• must obtain a Debt Collector licence from Consumer Protection BC
    applicant for Debt Collector licence must pass the Debt Collection examination
  • basic legal training to become familiar with the local laws and statutes
  • criminal record check


  • physically fit
  • good with people
  • calm and persuasive in difficult situations
  • patient


Employment Outlook

Industry sources report that there is currently demand for paralegals in the province. Organizations that hire paralegals, such as those offering real estate, financial, insurance and legal services, are expected to expand as the need for their services increases due to population growth.

Job Openings Outlook in BC (NOC 4211)

job openings outlook for paralegals

Source: WorkBC

For legal administrative assistants, most new job opportunities that come available in the next few years will arise from the need to replace retiring workers. Some employers are finding it difficult to find candidates with hands-on practical experience and knowledge in the various areas of legal practice. Legal administrative assistants with training and experience in litigation and conveyance procedures, as well as those with strong computer and communication skills, will be highly sought after.

Job Openings Outlook in BC (NOC 1242)

job openings outlook for legal secretaries

Source: WorkBC

Social Policy Researchers, Consultants & Program Officers

Job Openings Outlook in BC (4164)

job openings outlook for social policy researchers, consultants & program officers

Source: WorkBC

For bailiffs, few new openings are expected in the coming years. The majority of job openings will be due to retirements. Industry sources also report that there are limited opportunities for court bailiffs. Workers are only appointed as court bailiffs if you work for employers who have contracts with the Ministry of Attorney General to provide bailiff services. There are a limited number of these positions in the province, turnover is low and the work term is restricted to the length of the employer’s contract with the Ministry of Attorney General.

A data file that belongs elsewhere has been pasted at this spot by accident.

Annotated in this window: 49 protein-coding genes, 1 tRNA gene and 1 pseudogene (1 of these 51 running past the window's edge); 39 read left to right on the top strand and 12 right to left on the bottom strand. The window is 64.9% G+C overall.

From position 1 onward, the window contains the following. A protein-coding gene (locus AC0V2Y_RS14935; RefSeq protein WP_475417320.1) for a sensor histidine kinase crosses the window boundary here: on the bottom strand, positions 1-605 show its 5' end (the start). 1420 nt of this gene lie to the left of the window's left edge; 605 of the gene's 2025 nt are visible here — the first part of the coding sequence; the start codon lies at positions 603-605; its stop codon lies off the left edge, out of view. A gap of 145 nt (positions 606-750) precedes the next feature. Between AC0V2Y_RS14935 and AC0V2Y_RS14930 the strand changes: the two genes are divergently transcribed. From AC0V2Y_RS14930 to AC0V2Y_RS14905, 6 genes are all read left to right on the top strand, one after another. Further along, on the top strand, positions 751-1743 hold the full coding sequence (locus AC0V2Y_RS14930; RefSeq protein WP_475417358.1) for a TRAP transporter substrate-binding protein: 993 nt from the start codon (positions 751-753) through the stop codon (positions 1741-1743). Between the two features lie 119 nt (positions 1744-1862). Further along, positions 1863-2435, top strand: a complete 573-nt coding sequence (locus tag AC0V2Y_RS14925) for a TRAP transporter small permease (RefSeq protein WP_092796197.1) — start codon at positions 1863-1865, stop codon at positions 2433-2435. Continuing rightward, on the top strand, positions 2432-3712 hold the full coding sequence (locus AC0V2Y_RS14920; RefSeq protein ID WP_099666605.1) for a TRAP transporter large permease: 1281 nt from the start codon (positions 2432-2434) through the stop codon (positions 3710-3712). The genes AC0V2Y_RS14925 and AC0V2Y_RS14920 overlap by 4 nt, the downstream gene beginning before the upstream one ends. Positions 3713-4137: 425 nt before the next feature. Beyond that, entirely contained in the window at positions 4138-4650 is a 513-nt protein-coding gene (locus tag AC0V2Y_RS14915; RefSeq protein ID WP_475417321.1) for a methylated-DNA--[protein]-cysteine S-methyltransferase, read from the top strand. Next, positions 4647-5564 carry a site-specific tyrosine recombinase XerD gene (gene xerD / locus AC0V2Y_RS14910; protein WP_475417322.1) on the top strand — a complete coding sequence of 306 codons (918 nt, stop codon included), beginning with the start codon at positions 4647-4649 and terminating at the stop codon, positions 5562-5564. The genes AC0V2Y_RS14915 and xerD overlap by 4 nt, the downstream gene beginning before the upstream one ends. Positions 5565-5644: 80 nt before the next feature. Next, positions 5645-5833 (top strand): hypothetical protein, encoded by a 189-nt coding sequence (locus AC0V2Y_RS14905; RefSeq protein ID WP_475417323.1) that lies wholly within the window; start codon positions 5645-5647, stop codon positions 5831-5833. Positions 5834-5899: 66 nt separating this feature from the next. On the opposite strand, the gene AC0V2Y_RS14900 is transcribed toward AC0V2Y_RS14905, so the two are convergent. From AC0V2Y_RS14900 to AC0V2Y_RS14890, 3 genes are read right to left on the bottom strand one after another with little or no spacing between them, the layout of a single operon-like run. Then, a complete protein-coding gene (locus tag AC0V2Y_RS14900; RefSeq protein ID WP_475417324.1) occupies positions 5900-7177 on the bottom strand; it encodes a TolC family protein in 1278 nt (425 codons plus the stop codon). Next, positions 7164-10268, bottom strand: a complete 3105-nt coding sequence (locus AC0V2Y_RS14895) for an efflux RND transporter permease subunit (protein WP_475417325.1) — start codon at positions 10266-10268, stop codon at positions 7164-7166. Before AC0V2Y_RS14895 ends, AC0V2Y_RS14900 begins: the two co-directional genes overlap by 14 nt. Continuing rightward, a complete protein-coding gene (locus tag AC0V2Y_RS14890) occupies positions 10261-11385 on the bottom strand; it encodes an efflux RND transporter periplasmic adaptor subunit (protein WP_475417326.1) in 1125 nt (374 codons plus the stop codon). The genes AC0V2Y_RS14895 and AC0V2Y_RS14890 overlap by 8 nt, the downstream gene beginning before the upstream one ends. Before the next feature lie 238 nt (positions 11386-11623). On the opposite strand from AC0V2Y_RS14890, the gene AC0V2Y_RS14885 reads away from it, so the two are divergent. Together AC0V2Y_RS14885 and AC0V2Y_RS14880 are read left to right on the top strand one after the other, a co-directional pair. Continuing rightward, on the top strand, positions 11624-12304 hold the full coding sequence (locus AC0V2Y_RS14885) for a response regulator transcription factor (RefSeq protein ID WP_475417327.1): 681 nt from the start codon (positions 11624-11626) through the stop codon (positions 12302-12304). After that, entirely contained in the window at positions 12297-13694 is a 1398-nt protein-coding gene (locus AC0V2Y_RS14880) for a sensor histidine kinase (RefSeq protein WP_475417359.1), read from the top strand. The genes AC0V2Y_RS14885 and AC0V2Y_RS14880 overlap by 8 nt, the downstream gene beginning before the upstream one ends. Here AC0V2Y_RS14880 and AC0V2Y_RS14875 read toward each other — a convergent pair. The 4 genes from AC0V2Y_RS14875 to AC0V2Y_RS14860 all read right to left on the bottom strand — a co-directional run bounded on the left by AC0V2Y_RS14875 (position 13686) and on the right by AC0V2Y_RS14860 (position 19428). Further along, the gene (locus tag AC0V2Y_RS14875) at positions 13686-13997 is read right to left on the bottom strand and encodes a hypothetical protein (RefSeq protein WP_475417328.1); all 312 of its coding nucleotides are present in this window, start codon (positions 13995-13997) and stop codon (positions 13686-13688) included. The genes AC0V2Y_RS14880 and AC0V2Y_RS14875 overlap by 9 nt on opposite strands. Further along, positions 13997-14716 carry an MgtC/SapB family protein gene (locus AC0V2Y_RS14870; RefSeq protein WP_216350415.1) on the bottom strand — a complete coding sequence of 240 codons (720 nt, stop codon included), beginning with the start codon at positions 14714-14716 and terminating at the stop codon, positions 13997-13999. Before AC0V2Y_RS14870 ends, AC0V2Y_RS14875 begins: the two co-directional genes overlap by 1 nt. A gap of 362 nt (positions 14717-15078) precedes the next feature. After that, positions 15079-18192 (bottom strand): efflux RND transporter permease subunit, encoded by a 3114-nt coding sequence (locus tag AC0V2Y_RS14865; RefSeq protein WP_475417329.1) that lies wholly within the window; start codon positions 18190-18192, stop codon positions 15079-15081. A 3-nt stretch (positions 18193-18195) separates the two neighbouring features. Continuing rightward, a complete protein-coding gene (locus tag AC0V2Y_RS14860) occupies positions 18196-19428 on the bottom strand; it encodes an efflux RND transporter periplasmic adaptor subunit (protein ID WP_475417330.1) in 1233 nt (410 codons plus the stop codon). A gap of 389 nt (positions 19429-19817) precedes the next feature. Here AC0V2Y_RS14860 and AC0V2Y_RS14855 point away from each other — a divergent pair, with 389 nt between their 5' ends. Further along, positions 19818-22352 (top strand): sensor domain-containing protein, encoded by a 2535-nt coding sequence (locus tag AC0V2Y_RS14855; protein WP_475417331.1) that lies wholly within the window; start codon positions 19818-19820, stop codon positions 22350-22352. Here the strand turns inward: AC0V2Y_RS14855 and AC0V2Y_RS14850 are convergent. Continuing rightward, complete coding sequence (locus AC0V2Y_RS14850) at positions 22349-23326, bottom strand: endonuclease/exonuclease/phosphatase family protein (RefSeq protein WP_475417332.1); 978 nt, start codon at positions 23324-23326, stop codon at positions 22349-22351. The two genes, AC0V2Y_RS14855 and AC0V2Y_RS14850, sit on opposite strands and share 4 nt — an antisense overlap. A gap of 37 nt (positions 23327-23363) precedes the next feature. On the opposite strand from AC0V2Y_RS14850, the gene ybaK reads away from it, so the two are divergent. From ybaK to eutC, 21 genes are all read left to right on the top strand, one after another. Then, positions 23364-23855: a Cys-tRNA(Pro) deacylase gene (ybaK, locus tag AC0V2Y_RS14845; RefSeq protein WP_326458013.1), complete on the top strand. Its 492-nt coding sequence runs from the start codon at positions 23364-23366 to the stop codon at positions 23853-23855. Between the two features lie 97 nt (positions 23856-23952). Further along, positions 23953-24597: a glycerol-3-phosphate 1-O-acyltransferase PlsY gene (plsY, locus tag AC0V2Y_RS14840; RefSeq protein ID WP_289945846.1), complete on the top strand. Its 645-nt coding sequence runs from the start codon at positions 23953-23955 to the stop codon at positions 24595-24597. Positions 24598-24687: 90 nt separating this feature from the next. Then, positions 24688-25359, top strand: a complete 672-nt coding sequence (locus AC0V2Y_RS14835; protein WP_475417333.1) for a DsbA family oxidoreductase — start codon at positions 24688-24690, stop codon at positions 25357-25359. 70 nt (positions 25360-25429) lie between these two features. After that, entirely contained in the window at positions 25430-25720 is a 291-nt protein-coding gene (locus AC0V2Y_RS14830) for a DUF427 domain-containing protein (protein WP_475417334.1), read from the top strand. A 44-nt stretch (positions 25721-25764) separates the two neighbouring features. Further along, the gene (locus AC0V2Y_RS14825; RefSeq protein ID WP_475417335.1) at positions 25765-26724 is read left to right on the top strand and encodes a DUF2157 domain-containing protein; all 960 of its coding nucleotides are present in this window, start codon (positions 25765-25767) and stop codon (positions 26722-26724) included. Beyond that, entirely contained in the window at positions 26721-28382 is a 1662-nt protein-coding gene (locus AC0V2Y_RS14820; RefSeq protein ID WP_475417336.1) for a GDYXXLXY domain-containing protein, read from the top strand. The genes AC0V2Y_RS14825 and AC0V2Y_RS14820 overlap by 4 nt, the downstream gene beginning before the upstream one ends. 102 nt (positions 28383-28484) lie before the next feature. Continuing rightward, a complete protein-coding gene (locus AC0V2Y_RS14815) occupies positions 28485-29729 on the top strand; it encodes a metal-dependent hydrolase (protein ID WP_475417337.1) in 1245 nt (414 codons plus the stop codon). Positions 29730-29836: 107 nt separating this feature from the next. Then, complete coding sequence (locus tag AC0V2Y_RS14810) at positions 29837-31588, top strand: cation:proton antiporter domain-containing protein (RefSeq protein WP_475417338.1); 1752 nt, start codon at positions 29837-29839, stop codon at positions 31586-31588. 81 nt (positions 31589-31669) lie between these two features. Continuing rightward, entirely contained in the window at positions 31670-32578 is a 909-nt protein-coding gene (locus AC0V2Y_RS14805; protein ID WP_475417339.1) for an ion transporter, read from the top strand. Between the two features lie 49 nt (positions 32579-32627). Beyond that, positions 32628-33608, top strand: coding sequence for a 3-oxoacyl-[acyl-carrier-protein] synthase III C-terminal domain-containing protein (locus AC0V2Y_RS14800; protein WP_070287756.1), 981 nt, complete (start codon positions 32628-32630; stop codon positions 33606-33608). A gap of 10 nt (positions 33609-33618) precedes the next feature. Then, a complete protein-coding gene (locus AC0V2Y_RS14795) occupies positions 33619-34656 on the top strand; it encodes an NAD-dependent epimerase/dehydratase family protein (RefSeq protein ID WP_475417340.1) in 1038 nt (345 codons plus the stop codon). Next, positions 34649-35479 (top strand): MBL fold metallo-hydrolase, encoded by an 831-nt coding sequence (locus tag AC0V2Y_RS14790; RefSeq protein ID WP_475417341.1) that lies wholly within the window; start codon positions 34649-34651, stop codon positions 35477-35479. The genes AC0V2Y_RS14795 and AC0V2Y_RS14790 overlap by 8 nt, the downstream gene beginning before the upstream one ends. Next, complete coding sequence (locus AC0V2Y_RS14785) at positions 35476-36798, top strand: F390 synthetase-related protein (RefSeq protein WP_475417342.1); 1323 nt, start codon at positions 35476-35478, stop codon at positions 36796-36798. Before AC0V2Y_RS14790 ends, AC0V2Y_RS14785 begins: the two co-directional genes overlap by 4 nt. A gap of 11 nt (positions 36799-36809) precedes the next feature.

Job Openings Outlook in BC (NOC 4421)

job openings outlook for bailiffs

Source: WorkBC


You may want to consider upgrading your skills to increase your employment options in this field. The following courses may improve your current skills:

You may also wish to browse workshops and courses announced through:

Searching for Jobs

Volunteering in the Field

Volunteering can help you to explore a new career and learn more about the legal system in BC. You will meet new people and build a network of contacts that can lead to information on job openings and inside connections with potential employers.

The following organizations accept volunteers:

  • Volunteer in Public Institutions
    Many public institutions accept volunteers; consider volunteering for your local municipality.
    Municipalities: complete list of BC cities and towns
    Examples are:
  • West Coast LEAF
    Non-profit society that promotes women’s equality through the law

Helpful Resources

Choose the following links for further assistance: